Contributory Negligence in Virginia Dog Bite Cases

Unlike in many other states where a dog bite can lead to damages no matter how it was caused, in Virginia if you are determined to have contributed to your injury in any way, you may be barred from recovery. With this in mind, the following is what you should know regarding contributory negligence and how it can impact your dog bite claim. To learn more call and schedule a consultation with a Virginia dog bite injury lawyer today.

What Contributory Negligence Means

Contributory negligence is a doctrine that says that if the injured person is at fault, in any way or responsible for their own injuries or for contributing to what caused their injuries, then it will act as a total bar to recovery. Very few states in America still have this, but Virginia, Washington DC, and Maryland all do still have contributory negligence. What this means is that if a judge or jury finds that an injured person is anyway responsible for the accident or their injuries, they will be barred from recovery.  This means that a lot of cases that might normally be good cases in other jurisdictions are declined by attorneys because they feel there’s a contributory element that is too tough to overcome.

How It Applies To Dog Bite Cases

There are a variety of ways in which a dog bite case could feature an element of contributory negligence. For example, if someone was taunting a dog and the dog responds by biting them then that would be an obvious case. If somebody does something that causes the dog to bite or attack them then they will likely be barred from recovery. Often times people think that if it’s a dangerous breed of dog or a dog that seems dangerous that no matter what the person did to provoke it, the owner will be liable, this, however, is not true.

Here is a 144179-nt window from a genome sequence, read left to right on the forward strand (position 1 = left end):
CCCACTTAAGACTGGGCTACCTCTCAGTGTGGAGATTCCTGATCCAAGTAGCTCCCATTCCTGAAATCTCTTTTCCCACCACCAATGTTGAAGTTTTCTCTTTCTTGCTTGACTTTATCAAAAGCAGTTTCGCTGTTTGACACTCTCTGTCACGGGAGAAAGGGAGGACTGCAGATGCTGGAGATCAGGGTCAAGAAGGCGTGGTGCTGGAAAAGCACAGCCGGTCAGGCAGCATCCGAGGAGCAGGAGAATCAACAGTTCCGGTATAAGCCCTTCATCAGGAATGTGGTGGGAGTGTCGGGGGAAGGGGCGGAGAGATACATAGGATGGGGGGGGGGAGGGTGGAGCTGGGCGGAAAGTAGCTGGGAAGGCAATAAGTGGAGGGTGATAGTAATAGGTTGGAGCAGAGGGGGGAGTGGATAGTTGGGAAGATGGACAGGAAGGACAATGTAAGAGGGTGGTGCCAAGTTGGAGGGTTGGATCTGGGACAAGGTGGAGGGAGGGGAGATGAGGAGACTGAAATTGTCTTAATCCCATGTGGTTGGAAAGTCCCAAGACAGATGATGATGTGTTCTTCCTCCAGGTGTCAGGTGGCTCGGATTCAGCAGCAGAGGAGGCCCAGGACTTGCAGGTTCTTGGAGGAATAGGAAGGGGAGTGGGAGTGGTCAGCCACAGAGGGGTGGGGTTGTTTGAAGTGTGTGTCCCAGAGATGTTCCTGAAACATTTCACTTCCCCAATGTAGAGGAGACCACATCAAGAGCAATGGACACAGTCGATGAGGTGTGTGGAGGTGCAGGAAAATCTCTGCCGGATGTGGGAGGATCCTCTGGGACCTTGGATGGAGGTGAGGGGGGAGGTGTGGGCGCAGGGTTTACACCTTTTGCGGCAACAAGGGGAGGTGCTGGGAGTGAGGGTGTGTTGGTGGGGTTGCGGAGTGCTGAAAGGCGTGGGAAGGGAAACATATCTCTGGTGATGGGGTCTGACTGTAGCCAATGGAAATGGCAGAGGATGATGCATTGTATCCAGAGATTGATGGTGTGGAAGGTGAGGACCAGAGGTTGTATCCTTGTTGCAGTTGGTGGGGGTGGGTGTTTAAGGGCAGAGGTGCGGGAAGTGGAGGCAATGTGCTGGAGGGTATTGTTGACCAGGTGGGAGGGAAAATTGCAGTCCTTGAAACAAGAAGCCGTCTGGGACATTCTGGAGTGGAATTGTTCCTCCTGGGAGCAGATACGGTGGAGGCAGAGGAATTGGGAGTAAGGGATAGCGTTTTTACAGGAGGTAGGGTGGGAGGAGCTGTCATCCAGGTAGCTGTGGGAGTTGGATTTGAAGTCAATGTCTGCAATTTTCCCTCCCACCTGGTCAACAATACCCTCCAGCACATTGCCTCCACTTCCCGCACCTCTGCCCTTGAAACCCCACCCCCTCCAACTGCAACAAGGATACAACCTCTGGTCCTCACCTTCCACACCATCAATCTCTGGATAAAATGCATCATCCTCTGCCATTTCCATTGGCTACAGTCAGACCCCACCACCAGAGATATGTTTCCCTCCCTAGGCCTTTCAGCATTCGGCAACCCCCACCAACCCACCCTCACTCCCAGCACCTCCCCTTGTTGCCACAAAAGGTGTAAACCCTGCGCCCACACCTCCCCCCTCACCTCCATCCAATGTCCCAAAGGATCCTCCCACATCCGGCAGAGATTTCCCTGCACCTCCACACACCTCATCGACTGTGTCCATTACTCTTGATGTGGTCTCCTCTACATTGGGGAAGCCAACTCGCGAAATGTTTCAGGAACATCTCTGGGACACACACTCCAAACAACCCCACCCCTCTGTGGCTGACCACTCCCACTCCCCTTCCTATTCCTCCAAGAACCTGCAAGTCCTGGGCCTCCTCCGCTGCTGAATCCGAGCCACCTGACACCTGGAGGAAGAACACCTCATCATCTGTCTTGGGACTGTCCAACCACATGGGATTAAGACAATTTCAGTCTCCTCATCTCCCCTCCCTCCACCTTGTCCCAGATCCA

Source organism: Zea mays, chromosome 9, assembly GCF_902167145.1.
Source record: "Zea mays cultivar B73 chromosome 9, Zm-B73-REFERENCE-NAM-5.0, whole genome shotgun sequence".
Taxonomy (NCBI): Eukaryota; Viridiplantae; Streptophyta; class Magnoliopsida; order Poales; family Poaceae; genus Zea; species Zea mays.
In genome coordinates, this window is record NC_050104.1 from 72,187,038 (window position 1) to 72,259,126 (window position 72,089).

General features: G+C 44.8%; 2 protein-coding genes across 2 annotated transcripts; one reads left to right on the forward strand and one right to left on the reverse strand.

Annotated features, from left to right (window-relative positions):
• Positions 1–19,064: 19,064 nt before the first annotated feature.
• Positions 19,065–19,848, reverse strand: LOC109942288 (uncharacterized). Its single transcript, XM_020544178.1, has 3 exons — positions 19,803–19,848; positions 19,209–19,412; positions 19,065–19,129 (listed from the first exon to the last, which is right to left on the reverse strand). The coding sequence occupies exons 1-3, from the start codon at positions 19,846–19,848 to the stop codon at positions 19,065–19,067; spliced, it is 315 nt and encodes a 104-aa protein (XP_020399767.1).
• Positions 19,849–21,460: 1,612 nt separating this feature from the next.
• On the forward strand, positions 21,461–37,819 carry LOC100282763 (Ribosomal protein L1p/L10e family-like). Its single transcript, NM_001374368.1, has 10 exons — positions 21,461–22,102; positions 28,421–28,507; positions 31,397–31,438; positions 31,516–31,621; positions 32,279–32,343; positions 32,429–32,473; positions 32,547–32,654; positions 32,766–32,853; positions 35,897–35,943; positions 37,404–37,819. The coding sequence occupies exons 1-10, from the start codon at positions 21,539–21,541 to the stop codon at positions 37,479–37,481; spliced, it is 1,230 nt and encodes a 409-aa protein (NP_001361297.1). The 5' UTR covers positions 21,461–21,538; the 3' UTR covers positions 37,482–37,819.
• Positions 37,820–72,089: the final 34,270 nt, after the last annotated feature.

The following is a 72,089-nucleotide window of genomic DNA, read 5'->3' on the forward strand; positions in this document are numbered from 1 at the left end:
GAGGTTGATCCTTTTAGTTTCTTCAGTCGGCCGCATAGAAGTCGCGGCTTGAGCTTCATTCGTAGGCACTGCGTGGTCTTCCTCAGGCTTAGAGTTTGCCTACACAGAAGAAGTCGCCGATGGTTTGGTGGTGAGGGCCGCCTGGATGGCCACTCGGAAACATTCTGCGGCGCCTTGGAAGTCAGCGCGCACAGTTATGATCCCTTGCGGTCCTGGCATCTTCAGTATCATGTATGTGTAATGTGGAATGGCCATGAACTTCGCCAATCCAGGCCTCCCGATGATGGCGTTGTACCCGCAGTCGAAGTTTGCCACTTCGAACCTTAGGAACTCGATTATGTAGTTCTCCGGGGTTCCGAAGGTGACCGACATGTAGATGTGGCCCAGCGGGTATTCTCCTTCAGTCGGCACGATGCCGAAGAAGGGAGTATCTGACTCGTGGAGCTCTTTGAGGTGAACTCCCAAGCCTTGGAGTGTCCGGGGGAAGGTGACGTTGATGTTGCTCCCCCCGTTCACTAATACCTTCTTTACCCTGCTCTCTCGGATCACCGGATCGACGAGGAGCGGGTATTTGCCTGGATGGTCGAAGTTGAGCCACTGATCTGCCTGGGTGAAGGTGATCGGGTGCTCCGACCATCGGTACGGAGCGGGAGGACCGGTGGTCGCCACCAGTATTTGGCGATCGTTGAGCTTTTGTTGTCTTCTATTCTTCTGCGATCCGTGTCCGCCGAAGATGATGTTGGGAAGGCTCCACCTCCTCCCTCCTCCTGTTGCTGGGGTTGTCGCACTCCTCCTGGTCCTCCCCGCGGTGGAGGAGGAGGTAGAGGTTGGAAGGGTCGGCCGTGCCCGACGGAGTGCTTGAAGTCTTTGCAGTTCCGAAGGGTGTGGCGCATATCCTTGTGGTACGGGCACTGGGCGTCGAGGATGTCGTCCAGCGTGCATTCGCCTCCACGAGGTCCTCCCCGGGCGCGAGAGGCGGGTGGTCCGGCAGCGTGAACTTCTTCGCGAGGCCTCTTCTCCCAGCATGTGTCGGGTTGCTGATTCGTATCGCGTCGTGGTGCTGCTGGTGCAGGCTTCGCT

Another scenario with dog bites where contributory negligence comes into play would be trespassing. If you’re walking on land that has a sign that says beware of dog or do not trespass, and you decide to go on that land anyway, then a jury might well find you were responsible for contributing to your injuries even if you didn’t provoke the actual attack.  It’s going to depend on state law as to what obligations an owner has to take to protect trespassers on their land from animals. That’s a pretty clear situation where contributory negligence is at least implicated by those facts. That doesn’t mean that it’s an absolute bar before the defendant has to plead it. The defendant still has to say they’re relying on that as a defense, but if you’re a trespasser and you’re attacked by a dog that kind of changes the calculus.